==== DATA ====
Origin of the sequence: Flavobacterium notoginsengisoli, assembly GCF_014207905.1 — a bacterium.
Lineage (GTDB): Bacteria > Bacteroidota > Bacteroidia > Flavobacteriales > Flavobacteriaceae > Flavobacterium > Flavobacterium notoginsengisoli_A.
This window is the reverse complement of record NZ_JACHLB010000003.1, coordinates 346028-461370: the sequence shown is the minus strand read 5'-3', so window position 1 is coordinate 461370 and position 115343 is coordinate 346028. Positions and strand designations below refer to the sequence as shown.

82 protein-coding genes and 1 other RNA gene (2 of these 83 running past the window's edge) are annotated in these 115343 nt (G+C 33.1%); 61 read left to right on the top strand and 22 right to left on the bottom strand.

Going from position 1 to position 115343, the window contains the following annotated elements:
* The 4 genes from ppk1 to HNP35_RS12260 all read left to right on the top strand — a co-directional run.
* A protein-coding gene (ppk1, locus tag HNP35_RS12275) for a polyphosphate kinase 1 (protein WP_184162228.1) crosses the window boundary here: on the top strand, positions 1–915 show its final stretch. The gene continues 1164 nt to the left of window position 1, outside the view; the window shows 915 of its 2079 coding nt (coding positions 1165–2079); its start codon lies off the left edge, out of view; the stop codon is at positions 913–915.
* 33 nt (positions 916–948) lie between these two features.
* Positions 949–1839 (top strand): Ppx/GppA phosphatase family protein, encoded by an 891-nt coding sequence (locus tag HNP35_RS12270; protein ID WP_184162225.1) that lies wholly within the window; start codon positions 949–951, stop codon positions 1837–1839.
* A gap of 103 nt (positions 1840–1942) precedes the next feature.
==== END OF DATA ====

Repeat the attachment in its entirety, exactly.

Origin of the sequence: Flavobacterium notoginsengisoli, assembly GCF_014207905.1 — a bacterium.
Lineage (GTDB): Bacteria > Bacteroidota > Bacteroidia > Flavobacteriales > Flavobacteriaceae > Flavobacterium > Flavobacterium notoginsengisoli_A.
This window is the reverse complement of record NZ_JACHLB010000003.1, coordinates 346028-461370: the sequence shown is the minus strand read 5'-3', so window position 1 is coordinate 461370 and position 115343 is coordinate 346028. Positions and strand designations below refer to the sequence as shown.

82 protein-coding genes and 1 other RNA gene (2 of these 83 running past the window's edge) are annotated in these 115343 nt (G+C 33.1%); 61 read left to right on the top strand and 22 right to left on the bottom strand.

Going from position 1 to position 115343, the window contains the following annotated elements:
* The 4 genes from ppk1 to HNP35_RS12260 all read left to right on the top strand — a co-directional run.
* A protein-coding gene (ppk1, locus tag HNP35_RS12275) for a polyphosphate kinase 1 (protein WP_184162228.1) crosses the window boundary here: on the top strand, positions 1–915 show its final stretch. The gene continues 1164 nt to the left of window position 1, outside the view; the window shows 915 of its 2079 coding nt (coding positions 1165–2079); its start codon lies off the left edge, out of view; the stop codon is at positions 913–915.
* 33 nt (positions 916–948) lie between these two features.
* Positions 949–1839 (top strand): Ppx/GppA phosphatase family protein, encoded by an 891-nt coding sequence (locus tag HNP35_RS12270; protein ID WP_184162225.1) that lies wholly within the window; start codon positions 949–951, stop codon positions 1837–1839.
* A gap of 103 nt (positions 1840–1942) precedes the next feature.